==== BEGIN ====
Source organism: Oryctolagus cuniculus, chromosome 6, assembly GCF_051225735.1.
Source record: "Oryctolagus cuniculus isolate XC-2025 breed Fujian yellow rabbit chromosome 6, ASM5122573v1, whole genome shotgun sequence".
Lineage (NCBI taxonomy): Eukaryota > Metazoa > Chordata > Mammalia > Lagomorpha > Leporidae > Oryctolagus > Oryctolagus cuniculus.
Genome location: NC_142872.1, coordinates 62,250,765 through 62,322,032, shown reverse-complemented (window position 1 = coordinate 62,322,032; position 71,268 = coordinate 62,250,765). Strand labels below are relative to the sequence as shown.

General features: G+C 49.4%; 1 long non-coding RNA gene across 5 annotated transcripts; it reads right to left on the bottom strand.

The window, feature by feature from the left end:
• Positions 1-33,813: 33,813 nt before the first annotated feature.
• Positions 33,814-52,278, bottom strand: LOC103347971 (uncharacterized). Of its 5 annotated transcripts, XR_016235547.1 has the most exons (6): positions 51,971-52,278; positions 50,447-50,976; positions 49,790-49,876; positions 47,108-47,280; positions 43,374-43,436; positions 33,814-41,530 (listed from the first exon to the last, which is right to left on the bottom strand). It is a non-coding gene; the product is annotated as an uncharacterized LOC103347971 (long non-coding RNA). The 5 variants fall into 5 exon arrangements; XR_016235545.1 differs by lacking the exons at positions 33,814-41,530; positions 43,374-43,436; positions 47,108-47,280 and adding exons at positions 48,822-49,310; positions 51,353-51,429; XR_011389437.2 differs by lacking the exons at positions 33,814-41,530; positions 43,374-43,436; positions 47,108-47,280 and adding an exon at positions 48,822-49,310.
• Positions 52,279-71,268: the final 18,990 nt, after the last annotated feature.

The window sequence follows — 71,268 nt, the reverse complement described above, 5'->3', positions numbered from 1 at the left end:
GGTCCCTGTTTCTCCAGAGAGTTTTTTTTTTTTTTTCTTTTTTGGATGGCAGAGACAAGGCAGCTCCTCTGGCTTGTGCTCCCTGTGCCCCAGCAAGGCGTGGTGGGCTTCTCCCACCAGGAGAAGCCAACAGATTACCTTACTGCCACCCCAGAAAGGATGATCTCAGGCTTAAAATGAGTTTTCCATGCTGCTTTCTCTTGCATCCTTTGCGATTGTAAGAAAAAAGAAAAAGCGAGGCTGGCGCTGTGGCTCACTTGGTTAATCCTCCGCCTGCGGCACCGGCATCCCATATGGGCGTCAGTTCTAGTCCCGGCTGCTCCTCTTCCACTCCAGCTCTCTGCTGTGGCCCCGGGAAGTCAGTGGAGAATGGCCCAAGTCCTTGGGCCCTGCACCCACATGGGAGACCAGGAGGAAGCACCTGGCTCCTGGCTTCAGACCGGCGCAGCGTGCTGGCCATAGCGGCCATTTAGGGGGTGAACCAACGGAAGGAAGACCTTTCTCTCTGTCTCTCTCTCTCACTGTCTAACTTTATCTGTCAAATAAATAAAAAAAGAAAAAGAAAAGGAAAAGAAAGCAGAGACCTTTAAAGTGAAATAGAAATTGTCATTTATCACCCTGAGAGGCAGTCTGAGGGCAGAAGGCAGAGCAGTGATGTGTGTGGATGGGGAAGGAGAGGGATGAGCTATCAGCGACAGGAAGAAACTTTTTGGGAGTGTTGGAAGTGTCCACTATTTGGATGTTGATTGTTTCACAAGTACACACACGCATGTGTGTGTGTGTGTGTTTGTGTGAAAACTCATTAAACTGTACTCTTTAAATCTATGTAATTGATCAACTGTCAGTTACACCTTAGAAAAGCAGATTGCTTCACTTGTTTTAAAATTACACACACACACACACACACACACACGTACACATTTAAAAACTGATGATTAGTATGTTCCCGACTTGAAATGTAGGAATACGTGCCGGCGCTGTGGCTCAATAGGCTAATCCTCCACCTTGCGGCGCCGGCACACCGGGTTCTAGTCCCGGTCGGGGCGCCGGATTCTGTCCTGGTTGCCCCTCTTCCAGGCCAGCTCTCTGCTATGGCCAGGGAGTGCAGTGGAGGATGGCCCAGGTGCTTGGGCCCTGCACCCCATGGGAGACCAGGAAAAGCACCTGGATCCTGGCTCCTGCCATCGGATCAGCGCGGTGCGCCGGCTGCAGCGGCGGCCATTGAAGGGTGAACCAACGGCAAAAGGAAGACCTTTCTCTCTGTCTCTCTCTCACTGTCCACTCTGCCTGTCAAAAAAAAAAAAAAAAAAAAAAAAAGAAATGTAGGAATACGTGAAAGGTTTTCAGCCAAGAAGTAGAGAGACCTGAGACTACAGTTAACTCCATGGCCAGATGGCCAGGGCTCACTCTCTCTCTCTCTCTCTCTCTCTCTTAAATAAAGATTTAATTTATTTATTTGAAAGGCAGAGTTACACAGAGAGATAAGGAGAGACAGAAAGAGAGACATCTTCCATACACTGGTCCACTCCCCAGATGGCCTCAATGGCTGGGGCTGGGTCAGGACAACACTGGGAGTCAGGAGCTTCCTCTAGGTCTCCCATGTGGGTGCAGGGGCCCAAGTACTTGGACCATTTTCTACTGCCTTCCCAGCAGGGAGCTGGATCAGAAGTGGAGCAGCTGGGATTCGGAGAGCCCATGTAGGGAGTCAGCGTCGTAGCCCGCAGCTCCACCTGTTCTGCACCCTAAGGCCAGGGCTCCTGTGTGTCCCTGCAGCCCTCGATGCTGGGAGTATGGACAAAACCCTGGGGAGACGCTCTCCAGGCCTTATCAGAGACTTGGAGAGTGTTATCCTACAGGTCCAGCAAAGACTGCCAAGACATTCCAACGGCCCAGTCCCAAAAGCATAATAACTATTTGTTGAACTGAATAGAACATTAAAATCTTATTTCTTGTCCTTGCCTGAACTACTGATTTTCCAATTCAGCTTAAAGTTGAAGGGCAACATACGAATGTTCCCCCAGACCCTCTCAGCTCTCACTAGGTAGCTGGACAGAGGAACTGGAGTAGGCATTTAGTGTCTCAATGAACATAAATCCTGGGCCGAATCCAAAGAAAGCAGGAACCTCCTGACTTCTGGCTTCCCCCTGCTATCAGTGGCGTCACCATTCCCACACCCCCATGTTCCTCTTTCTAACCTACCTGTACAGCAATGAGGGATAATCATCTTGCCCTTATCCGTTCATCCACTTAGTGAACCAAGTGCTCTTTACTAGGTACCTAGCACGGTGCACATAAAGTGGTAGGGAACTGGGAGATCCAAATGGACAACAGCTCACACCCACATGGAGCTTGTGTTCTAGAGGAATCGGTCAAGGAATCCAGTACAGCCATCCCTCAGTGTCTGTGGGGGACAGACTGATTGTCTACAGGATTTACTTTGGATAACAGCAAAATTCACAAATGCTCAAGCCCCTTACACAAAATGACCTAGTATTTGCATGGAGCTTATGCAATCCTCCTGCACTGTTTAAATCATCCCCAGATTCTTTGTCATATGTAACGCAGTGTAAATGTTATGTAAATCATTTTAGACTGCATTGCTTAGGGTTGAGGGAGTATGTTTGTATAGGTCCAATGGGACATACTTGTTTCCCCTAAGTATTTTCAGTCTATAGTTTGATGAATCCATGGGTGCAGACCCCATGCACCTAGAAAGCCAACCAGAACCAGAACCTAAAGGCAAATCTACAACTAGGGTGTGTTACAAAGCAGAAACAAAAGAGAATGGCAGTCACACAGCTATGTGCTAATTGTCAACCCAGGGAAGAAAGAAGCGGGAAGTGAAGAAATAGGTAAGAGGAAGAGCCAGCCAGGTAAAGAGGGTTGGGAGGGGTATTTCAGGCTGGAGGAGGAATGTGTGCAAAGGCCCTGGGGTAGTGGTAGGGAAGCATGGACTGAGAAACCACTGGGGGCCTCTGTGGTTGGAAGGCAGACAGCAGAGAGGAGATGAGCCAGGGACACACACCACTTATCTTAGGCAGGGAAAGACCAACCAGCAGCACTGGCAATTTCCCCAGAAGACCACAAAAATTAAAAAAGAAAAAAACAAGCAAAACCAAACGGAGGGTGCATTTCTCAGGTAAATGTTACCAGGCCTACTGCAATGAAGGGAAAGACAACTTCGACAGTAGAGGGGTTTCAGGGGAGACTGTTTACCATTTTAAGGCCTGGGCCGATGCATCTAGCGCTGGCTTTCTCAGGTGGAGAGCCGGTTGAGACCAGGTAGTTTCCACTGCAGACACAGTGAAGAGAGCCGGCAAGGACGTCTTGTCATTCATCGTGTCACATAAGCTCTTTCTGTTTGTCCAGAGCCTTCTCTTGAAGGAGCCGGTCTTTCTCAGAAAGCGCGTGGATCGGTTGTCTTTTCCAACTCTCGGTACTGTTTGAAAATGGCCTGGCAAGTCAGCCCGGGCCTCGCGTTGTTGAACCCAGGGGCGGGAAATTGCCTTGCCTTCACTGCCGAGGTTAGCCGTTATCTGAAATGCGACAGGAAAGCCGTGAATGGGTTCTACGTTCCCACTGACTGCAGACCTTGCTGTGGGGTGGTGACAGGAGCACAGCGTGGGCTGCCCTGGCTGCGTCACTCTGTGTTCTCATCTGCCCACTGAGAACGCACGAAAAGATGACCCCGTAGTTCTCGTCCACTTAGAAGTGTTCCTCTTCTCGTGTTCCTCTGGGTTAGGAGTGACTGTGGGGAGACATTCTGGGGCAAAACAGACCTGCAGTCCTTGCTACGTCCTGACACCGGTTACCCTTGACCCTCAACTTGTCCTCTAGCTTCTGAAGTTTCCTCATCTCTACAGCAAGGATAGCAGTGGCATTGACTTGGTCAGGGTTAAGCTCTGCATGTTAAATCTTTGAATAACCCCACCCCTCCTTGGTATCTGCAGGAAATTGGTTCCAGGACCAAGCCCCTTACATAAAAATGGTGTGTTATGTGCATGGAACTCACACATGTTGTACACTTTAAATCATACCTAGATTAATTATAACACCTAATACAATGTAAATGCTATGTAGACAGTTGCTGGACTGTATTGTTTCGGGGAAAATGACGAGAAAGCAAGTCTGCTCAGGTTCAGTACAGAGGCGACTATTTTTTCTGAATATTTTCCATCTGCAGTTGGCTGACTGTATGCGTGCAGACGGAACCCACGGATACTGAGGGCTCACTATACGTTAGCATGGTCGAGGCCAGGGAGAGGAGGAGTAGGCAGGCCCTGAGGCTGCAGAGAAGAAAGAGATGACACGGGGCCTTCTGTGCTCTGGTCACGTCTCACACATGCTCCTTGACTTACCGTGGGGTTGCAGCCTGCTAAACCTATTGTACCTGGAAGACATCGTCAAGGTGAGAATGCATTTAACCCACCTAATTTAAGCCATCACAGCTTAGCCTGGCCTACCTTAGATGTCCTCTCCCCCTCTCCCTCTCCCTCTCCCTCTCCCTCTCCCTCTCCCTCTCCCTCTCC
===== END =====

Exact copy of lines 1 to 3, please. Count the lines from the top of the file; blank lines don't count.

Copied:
Source organism: Oryctolagus cuniculus, chromosome 6, assembly GCF_051225735.1.
Source record: "Oryctolagus cuniculus isolate XC-2025 breed Fujian yellow rabbit chromosome 6, ASM5122573v1, whole genome shotgun sequence".
Lineage (NCBI taxonomy): Eukaryota > Metazoa > Chordata > Mammalia > Lagomorpha > Leporidae > Oryctolagus > Oryctolagus cuniculus.